Hackers have launched a new GandCrab ransomware campaign targeting managed service providers (MSPs) and IT support companies.
GandCrab ransomware is a popular variant of ransomware. It became popular for hackers to utilise as Ransomware-as-a-Service (Raas). RaaS allows even novice cybercriminals to launch ransomware campaigns and earn commission for the use of this ransomware.
MSPs are often used by small and medium businesses (SMBs) that have insufficient resources to create and manage their cybersecurity frameworks. MSPs perform a range of functions such as patching, performing software updates, proactively finding security issues, and correcting problems in networks.
As MSPs work remotely, SMBs give them access to the SMBs’ entire network. This access results in MSPs becoming attractive targets for hackers. If a hacker launches just one successful attack on an MSP, they could not only infect the MSP computers but their clients as well, potentially reaching thousands of devices. This could result in a substantial profit for the hacker for relatively little work.
Hackers have seized this opportunity, and several threat actors have targeted MSPs in recent times. The latest attack campaign has caused significant damage to multiple MSPs. In an attempt to raise awareness of the campaign, two MSPs posted on Reddit to explain that they had been attacked and ransomware was deployed on their clients’ networks. In one case, around 80% of client devices had ransomware installed, and in the second case, around 15% of clients were attacked.
The hackers have designed the latest attacks to take advantage of MSPs who have failed to patch a vulnerability in the Kaseya VSA plugin for ConnectWise. The plugin allows the Kaseya remote management and monitoring solution to be linked to the ConnectWise dashboard.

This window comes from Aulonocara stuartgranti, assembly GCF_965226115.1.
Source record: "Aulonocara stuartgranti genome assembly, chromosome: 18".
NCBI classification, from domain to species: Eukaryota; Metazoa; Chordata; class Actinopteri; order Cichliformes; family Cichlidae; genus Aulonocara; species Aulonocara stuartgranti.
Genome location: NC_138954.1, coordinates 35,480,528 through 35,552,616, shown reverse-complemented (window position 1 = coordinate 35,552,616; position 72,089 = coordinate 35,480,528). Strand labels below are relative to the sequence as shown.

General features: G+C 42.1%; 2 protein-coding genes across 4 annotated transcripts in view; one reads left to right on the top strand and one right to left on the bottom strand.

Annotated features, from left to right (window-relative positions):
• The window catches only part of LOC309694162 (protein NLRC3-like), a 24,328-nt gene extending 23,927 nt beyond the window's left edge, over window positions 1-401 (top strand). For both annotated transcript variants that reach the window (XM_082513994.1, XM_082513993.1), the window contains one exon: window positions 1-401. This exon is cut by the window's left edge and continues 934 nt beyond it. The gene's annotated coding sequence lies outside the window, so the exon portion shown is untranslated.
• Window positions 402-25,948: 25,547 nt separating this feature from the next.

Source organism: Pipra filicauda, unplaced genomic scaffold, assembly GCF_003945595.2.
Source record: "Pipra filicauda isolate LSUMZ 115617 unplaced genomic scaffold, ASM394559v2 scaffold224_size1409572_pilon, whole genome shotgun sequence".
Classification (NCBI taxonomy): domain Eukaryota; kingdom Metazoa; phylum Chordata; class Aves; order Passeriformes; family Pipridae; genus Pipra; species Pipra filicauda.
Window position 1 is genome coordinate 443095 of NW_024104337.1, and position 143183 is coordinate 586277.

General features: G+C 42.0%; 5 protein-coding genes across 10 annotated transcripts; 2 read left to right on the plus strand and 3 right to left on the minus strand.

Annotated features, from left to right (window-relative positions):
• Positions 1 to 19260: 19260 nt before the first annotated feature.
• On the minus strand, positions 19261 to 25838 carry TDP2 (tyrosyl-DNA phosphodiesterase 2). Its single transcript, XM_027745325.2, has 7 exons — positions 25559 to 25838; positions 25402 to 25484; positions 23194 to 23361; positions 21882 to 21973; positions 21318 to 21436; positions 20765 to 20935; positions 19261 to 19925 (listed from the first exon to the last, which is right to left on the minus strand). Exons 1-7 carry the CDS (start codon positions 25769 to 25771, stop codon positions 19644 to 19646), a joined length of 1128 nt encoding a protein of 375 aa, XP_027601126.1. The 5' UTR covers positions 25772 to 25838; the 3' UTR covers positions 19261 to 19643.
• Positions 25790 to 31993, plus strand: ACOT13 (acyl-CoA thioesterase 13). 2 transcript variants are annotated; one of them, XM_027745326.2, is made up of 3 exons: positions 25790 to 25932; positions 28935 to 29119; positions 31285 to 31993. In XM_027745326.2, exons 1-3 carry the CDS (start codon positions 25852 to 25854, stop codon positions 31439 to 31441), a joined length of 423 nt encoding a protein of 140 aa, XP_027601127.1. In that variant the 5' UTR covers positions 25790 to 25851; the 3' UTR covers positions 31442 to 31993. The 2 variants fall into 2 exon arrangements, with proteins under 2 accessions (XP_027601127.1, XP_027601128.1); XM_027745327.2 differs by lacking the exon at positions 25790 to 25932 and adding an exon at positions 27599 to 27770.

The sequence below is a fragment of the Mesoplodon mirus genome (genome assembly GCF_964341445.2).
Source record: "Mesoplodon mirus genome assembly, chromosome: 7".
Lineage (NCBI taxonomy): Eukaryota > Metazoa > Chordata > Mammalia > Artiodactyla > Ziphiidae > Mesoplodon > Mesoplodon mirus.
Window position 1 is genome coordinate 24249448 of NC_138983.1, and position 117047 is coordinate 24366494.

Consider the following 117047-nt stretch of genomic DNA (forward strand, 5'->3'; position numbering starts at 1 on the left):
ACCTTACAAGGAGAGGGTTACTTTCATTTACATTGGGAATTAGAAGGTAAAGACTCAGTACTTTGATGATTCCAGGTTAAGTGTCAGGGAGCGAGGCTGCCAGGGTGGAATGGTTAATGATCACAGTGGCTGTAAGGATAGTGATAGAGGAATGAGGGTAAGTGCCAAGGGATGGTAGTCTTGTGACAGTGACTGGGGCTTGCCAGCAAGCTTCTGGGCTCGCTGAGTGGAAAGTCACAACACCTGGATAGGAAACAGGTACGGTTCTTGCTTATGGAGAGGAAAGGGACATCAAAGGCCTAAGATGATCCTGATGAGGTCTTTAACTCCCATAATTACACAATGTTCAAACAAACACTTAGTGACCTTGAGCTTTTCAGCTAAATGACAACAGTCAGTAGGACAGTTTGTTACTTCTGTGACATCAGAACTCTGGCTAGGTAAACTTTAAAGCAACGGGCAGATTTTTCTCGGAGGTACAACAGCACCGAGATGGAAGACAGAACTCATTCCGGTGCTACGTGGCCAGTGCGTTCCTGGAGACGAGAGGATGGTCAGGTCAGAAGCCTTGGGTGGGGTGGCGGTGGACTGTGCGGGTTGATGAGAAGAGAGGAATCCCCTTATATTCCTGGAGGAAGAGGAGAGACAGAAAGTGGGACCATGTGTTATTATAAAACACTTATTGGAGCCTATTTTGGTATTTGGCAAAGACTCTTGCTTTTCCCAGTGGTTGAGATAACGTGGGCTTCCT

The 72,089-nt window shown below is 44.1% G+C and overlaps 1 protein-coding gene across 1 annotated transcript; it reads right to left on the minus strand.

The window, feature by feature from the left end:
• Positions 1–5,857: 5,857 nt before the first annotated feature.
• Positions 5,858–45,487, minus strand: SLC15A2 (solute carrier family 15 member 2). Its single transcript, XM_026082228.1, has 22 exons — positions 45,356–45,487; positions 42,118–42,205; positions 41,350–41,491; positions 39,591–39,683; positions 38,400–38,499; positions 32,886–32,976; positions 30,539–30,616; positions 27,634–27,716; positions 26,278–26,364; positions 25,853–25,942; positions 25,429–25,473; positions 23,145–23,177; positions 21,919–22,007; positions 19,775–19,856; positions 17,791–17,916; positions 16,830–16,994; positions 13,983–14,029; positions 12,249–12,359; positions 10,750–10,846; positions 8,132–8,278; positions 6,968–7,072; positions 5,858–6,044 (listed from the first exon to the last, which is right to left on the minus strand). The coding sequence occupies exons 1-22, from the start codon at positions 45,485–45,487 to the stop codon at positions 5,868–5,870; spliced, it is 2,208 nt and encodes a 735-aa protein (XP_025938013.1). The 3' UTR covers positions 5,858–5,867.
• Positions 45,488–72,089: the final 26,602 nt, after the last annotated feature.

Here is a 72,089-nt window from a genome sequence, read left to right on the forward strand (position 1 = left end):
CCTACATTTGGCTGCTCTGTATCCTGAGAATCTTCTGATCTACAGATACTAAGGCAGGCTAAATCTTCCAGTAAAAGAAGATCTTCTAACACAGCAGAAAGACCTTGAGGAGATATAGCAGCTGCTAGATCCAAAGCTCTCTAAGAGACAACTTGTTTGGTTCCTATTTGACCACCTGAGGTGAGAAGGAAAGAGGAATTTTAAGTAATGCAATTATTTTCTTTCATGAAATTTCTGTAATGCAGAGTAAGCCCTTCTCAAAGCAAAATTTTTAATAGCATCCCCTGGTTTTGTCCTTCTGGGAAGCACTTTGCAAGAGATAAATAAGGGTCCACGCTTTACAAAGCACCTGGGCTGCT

The vulnerability exploited in the attack (CVE-2017-18362) was discovered in late 2017. If a hacker exploits the vulnerability, they can perform actions on a Kaseya server without authentication.
Soon after the publication of a PoC for the vulnerability, ConnectWise released an updated plugin which addressed the flaw. Despite the patch being issued in November 2017, several MSPs have not applied the patch and are vulnerable to attack. Kaseya said it had detected 126 MSPs who have yet to upgrade to the secure version of the plugin.
Kaseya notes that this is an issue with the ConnectWise API rather than Kaseya VSA, and advises all Connectwise users with the plugin installed on their on-premise VSA to ensure they are running the latest version of the plugin and have deleted the old connector. Connectwise has released a tool that will scan for installed versions of the vulnerable plugin.
Although this attack utilises ransomware, it is possible that other threat actors have already exploited the vulnerability. All MSPs should, therefore, conduct an audit of their VSA server to determine whether hackers have already compromised the server.